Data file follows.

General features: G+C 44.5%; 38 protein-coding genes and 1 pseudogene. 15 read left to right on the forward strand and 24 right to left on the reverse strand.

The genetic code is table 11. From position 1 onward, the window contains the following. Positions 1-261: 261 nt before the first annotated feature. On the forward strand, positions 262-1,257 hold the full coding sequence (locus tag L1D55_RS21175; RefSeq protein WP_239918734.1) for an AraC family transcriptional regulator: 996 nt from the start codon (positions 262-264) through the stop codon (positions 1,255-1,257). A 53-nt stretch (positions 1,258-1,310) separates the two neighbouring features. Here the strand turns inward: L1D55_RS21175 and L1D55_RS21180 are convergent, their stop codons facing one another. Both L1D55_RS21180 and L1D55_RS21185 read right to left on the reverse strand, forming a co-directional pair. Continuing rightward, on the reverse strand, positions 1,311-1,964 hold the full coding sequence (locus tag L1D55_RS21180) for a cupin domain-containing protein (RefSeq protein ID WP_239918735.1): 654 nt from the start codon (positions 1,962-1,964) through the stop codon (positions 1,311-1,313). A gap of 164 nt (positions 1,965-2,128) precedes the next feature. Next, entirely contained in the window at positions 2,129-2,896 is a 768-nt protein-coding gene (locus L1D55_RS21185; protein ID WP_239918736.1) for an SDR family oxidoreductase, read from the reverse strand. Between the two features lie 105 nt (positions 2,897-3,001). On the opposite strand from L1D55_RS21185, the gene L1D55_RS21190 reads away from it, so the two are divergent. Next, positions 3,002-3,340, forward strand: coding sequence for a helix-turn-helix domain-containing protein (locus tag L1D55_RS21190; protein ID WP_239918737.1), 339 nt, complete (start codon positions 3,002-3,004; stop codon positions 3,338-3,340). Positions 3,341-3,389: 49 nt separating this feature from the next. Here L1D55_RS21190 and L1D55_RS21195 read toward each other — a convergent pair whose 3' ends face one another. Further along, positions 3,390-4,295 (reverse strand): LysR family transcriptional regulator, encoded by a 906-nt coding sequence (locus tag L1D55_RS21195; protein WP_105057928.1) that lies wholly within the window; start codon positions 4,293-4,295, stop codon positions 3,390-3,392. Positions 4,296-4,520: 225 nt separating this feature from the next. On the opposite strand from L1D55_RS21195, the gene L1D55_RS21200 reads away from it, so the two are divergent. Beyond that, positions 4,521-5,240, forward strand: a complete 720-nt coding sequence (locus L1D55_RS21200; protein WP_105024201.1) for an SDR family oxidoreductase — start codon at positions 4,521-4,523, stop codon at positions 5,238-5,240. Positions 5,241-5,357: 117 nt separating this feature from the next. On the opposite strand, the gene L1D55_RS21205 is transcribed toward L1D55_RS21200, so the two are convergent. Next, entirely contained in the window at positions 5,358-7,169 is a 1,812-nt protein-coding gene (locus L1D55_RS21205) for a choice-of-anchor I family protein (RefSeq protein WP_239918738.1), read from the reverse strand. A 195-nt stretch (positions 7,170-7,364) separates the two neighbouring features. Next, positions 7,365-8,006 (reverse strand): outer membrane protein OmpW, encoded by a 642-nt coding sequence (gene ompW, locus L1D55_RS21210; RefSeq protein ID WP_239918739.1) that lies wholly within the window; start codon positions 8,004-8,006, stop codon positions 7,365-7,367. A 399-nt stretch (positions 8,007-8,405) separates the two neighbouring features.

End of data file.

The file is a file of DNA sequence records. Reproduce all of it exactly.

General features: G+C 44.5%; 38 protein-coding genes and 1 pseudogene. 15 read left to right on the forward strand and 24 right to left on the reverse strand.

The genetic code is table 11. From position 1 onward, the window contains the following. Positions 1-261: 261 nt before the first annotated feature. On the forward strand, positions 262-1,257 hold the full coding sequence (locus tag L1D55_RS21175; RefSeq protein WP_239918734.1) for an AraC family transcriptional regulator: 996 nt from the start codon (positions 262-264) through the stop codon (positions 1,255-1,257). A 53-nt stretch (positions 1,258-1,310) separates the two neighbouring features. Here the strand turns inward: L1D55_RS21175 and L1D55_RS21180 are convergent, their stop codons facing one another. Both L1D55_RS21180 and L1D55_RS21185 read right to left on the reverse strand, forming a co-directional pair. Continuing rightward, on the reverse strand, positions 1,311-1,964 hold the full coding sequence (locus tag L1D55_RS21180) for a cupin domain-containing protein (RefSeq protein ID WP_239918735.1): 654 nt from the start codon (positions 1,962-1,964) through the stop codon (positions 1,311-1,313). A gap of 164 nt (positions 1,965-2,128) precedes the next feature. Next, entirely contained in the window at positions 2,129-2,896 is a 768-nt protein-coding gene (locus L1D55_RS21185; protein ID WP_239918736.1) for an SDR family oxidoreductase, read from the reverse strand. Between the two features lie 105 nt (positions 2,897-3,001). On the opposite strand from L1D55_RS21185, the gene L1D55_RS21190 reads away from it, so the two are divergent. Next, positions 3,002-3,340, forward strand: coding sequence for a helix-turn-helix domain-containing protein (locus tag L1D55_RS21190; protein ID WP_239918737.1), 339 nt, complete (start codon positions 3,002-3,004; stop codon positions 3,338-3,340). Positions 3,341-3,389: 49 nt separating this feature from the next. Here L1D55_RS21190 and L1D55_RS21195 read toward each other — a convergent pair whose 3' ends face one another. Further along, positions 3,390-4,295 (reverse strand): LysR family transcriptional regulator, encoded by a 906-nt coding sequence (locus tag L1D55_RS21195; protein WP_105057928.1) that lies wholly within the window; start codon positions 4,293-4,295, stop codon positions 3,390-3,392. Positions 4,296-4,520: 225 nt separating this feature from the next. On the opposite strand from L1D55_RS21195, the gene L1D55_RS21200 reads away from it, so the two are divergent. Beyond that, positions 4,521-5,240, forward strand: a complete 720-nt coding sequence (locus L1D55_RS21200; protein WP_105024201.1) for an SDR family oxidoreductase — start codon at positions 4,521-4,523, stop codon at positions 5,238-5,240. Positions 5,241-5,357: 117 nt separating this feature from the next. On the opposite strand, the gene L1D55_RS21205 is transcribed toward L1D55_RS21200, so the two are convergent. Next, entirely contained in the window at positions 5,358-7,169 is a 1,812-nt protein-coding gene (locus L1D55_RS21205) for a choice-of-anchor I family protein (RefSeq protein WP_239918738.1), read from the reverse strand. A 195-nt stretch (positions 7,170-7,364) separates the two neighbouring features. Next, positions 7,365-8,006 (reverse strand): outer membrane protein OmpW, encoded by a 642-nt coding sequence (gene ompW, locus L1D55_RS21210; RefSeq protein ID WP_239918739.1) that lies wholly within the window; start codon positions 8,004-8,006, stop codon positions 7,365-7,367. A 399-nt stretch (positions 8,007-8,405) separates the two neighbouring features.